Be patient with yourself and understand that improving the state of your mental health after a car accident might take some trial and error. Below are some of the most popular and effective methods for taking care of yourself after a car accident.
- Talk To Someone
Talking to someone about your car accident doesn’t necessarily mean you need to speak to a counselor or therapist. It also doesn’t mean you need to force yourself to talk if you don’t feel you’re ready. What’s important is that you don’t isolate yourself. Ask family and friends for support, even if that means forcing you out to dinner or another social activity.
Suppressing emotions in the long term only reinforces shame, guilt, loneliness, and fear. It might be helpful to seek out support groups with numerous helpful resources plus a connection to others who are dealing with the same struggles as you.
- Take A Driving Course
If you’re struggling with driving phobia, the worst thing you can do is leave it and hope it gets better. Similarly, the longer you avoid driving the worse your anxiety and fear will get. If you’re having trouble with driving in general or have specific fears like highway driving or busy city streets, a defensive driving course with a caring instructor can lower your risk of future accidents while giving you the renewed confidence to drive again.
- Practice Healthy Habits
While we’re concerned with your mental well-being, taking care of yourself physically is a great way to simultaneously improve your mental state while assisting any of the physical impacts you’re feeling. Try maintaining a healthy routine of keeping active, eating healthy, drinking lots of water, and getting enough sleep. Not only will this help you physically feel better, but give you more mental clarity as well.
- Have ‘You’ Time
It’s time to treat yourself! This will likely mean something different to everyone and that’s okay. The key is to pick something that’s relaxing, indulgent, and most importantly, free from everyday distractions. Whether this is practicing mindfulness, taking a hike, having a spa day, or going fishing, do something you enjoy and try to be as present in the moment as you can.
- Follow-up with Your Doctor
Sometimes, despite your best efforts and mental health practices, you still suffer from PTSD, anxiety, or other trauma-related emotional issues. This isn’t your fault and it’s not always something you can tackle alone. Make sure to follow up with your family doctor to discuss other treatment options. These might include medication, massage therapy, or referrals to other mental health specialists that can better help you on your journey to recovery.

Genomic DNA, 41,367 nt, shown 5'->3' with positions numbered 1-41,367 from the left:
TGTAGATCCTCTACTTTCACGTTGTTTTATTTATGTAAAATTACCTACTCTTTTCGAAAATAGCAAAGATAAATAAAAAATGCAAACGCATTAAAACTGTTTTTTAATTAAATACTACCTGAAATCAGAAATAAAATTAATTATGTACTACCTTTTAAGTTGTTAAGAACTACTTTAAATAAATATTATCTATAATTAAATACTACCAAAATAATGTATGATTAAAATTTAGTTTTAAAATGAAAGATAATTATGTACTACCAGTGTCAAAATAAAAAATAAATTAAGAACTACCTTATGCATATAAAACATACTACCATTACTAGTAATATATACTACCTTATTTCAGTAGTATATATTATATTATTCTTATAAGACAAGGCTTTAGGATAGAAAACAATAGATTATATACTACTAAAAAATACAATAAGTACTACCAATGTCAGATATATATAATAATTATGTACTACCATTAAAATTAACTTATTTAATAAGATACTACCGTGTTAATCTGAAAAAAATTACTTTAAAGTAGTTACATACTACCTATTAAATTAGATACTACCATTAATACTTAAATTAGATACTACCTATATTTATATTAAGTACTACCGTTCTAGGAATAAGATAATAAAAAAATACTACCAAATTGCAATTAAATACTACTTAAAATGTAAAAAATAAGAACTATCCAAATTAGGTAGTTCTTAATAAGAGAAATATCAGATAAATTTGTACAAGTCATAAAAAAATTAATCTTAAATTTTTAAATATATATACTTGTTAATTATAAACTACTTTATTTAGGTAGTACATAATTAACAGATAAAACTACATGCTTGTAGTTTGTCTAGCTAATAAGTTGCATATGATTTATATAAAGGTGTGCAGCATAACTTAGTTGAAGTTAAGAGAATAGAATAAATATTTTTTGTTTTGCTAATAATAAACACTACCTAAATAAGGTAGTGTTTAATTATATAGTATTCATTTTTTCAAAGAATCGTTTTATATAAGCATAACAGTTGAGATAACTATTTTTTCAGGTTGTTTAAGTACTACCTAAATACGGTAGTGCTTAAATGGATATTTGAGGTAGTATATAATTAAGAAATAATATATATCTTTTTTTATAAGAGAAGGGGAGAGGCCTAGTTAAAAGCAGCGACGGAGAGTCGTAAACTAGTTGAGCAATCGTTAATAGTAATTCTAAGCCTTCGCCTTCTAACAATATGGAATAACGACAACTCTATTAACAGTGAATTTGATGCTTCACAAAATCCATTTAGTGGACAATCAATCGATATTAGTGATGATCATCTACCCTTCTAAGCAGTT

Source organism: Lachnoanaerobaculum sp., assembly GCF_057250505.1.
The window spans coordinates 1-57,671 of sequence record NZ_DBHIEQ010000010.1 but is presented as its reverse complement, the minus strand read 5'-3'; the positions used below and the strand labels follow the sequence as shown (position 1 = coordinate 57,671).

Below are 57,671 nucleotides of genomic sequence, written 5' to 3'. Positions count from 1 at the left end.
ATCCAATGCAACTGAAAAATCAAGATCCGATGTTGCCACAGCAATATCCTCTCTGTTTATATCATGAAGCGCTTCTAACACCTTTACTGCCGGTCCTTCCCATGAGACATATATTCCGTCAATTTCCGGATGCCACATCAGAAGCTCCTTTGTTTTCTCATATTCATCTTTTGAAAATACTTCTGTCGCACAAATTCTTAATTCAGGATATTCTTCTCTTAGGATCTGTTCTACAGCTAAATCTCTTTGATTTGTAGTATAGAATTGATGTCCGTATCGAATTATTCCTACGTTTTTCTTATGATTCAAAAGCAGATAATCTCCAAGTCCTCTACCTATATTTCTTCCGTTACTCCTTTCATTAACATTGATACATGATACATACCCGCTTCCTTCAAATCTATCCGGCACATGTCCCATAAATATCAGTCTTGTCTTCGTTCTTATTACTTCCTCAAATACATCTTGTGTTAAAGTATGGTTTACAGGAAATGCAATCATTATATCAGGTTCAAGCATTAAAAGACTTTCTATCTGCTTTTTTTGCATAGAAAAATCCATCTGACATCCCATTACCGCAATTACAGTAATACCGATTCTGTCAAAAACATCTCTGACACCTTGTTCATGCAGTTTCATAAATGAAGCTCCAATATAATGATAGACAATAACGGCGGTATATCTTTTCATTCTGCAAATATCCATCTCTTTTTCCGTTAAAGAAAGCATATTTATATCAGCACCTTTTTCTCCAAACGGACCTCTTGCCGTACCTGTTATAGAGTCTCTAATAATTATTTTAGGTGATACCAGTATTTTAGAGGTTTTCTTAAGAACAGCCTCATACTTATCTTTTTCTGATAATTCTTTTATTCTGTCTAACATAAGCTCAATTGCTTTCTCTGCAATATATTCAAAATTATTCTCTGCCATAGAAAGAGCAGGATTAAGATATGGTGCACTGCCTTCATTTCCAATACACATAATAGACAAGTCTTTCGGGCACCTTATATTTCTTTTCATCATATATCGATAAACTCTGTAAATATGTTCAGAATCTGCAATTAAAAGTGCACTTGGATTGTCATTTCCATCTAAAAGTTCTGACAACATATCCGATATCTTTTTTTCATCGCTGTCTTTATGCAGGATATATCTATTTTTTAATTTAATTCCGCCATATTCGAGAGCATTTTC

Car Accident Anxiety & Compensation
One of the most common questions we get from someone dealing with mental suffering after a car accident is whether or not they can receive compensation for mental damages. At Mcmullin Injury Law, our Utah personal injury attorneys strive to help you get the best and fairest compensation for any emotional distress you’ve incurred after a traumatic car accident. Keep in mind you’ll need detailed evidence to prove your mental duress including doctor appointment records, eye-witness accounts, letters from work indicating your inability to function, etc.
Regardless, immeasurable relief comes from knowing that someone understands the legal aspects of a case, is handling the paperwork, and answering phone calls during all phases of a personal injury claim.
A skilled, committed, knowledgeable attorney and staff certainly makes a positive difference to someone who has been injured.
If you or a loved one has been injured in an accident that’s negatively impacted your psychological health, we encourage you to contact our expert attorneys today for a free case evaluation. Call anytime at (435) 258-9338 or fill out our Contact Form today.